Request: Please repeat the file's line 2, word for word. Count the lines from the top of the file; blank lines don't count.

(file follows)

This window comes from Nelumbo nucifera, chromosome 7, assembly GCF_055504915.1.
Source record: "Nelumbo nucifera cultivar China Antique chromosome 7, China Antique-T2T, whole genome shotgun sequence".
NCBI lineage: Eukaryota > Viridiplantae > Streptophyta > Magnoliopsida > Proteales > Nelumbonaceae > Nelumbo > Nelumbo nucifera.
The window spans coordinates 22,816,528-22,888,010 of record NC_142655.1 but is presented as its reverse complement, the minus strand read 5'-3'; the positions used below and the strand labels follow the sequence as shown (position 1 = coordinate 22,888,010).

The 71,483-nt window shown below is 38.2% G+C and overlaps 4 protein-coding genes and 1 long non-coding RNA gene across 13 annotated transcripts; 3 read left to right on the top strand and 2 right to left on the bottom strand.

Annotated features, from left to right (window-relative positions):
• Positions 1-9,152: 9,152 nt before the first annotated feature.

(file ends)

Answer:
Source record: "Nelumbo nucifera cultivar China Antique chromosome 7, China Antique-T2T, whole genome shotgun sequence".